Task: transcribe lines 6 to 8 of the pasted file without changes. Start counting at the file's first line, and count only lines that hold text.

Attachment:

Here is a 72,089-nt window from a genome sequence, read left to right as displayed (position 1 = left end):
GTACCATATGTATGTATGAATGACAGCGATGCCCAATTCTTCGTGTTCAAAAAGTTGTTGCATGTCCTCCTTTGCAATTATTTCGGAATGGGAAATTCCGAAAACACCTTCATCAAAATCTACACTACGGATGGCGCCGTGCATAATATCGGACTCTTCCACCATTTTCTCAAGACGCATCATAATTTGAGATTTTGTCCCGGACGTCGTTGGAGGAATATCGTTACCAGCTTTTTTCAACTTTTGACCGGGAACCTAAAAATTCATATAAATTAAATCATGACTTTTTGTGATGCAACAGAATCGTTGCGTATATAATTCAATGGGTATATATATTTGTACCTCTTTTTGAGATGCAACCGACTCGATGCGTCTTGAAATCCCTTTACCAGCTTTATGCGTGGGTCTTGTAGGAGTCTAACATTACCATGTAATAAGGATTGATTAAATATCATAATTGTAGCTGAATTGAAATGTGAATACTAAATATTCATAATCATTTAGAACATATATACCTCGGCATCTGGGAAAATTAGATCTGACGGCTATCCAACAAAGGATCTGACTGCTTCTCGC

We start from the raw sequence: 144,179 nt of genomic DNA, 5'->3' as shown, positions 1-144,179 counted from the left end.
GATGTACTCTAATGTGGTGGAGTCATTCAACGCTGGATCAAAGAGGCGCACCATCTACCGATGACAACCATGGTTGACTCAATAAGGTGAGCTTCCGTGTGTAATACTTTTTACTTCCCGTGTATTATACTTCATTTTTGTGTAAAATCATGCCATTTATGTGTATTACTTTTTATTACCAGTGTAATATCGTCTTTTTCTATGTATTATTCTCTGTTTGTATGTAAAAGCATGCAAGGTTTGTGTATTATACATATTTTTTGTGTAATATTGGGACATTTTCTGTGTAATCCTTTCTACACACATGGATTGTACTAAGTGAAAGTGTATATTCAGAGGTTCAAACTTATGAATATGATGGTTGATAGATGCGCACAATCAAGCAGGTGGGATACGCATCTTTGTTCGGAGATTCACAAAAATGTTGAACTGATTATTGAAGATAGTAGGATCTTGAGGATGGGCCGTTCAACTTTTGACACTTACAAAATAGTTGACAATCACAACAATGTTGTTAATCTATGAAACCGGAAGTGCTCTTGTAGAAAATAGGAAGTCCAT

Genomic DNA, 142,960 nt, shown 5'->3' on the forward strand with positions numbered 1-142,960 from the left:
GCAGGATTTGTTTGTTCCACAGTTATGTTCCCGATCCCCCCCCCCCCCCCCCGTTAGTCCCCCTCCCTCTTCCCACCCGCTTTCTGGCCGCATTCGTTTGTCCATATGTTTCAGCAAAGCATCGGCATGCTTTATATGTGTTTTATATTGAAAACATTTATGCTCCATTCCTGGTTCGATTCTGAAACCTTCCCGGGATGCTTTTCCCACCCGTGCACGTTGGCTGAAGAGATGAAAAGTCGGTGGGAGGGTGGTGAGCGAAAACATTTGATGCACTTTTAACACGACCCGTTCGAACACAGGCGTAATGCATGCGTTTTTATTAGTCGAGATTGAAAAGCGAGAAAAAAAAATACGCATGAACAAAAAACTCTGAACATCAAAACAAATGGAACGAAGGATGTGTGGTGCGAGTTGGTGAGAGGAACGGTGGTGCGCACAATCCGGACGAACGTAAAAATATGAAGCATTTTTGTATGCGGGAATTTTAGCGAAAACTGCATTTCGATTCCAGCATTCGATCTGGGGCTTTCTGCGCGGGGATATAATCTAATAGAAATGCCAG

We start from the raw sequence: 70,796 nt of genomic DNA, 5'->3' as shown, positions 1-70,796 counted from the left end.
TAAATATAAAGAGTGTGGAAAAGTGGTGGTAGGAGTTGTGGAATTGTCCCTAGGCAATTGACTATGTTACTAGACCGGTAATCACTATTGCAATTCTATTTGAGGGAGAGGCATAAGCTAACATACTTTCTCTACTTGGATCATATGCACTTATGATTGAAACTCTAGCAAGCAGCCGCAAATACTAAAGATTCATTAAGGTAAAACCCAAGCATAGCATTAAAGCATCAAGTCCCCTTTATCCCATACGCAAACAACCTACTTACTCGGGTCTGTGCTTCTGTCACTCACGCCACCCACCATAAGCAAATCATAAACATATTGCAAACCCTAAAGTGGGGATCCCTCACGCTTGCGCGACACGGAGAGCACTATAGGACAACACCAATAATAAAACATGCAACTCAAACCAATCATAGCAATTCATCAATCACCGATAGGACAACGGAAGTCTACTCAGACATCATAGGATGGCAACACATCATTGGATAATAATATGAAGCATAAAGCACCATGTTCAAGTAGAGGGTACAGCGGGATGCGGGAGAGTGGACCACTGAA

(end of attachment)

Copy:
GCAGGATTTGTTTGTTCCACAGTTATGTTCCCGATCCCCCCCCCCCCCCCCCGTTAGTCCCCCTCCCTCTTCCCACCCGCTTTCTGGCCGCATTCGTTTGTCCATATGTTTCAGCAAAGCATCGGCATGCTTTATATGTGTTTTATATTGAAAACATTTATGCTCCATTCCTGGTTCGATTCTGAAACCTTCCCGGGATGCTTTTCCCACCCGTGCACGTTGGCTGAAGAGATGAAAAGTCGGTGGGAGGGTGGTGAGCGAAAACATTTGATGCACTTTTAACACGACCCGTTCGAACACAGGCGTAATGCATGCGTTTTTATTAGTCGAGATTGAAAAGCGAGAAAAAAAAATACGCATGAACAAAAAACTCTGAACATCAAAACAAATGGAACGAAGGATGTGTGGTGCGAGTTGGTGAGAGGAACGGTGGTGCGCACAATCCGGACGAACGTAAAAATATGAAGCATTTTTGTATGCGGGAATTTTAGCGAAAACTGCATTTCGATTCCAGCATTCGATCTGGGGCTTTCTGCGCGGGGATATAATCTAATAGAAATGCCAG

We start from the raw sequence: 70,796 nt of genomic DNA, 5'->3' as shown, positions 1-70,796 counted from the left end.
TAAATATAAAGAGTGTGGAAAAGTGGTGGTAGGAGTTGTGGAATTGTCCCTAGGCAATTGACTATGTTACTAGACCGGTAATCACTATTGCAATTCTATTTGAGGGAGAGGCATAAGCTAACATACTTTCTCTACTTGGATCATATGCACTTATGATTGAAACTCTAGCAAGCAGCCGCAAATACTAAAGATTCATTAAGGTAAAACCCAAGCATAGCATTAAAGCATCAAGTCCCCTTTATCCCATACGCAAACAACCTACTTACTCGGGTCTGTGCTTCTGTCACTCACGCCACCCACCATAAGCAAATCATAAACATATTGCAAACCCTAAAGTGGGGATCCCTCACGCTTGCGCGACACGGAGAGCACTATAGGACAACACCAATAATAAAACATGCAACTCAAACCAATCATAGCAATTCATCAATCACCGATAGGACAACGGAAGTCTACTCAGACATCATAGGATGGCAACACATCATTGGATAATAATATGAAGCATAAAGCACCATGTTCAAGTAGAGGGTACAGCGGGATGCGGGAGAGTGGACCACTGAA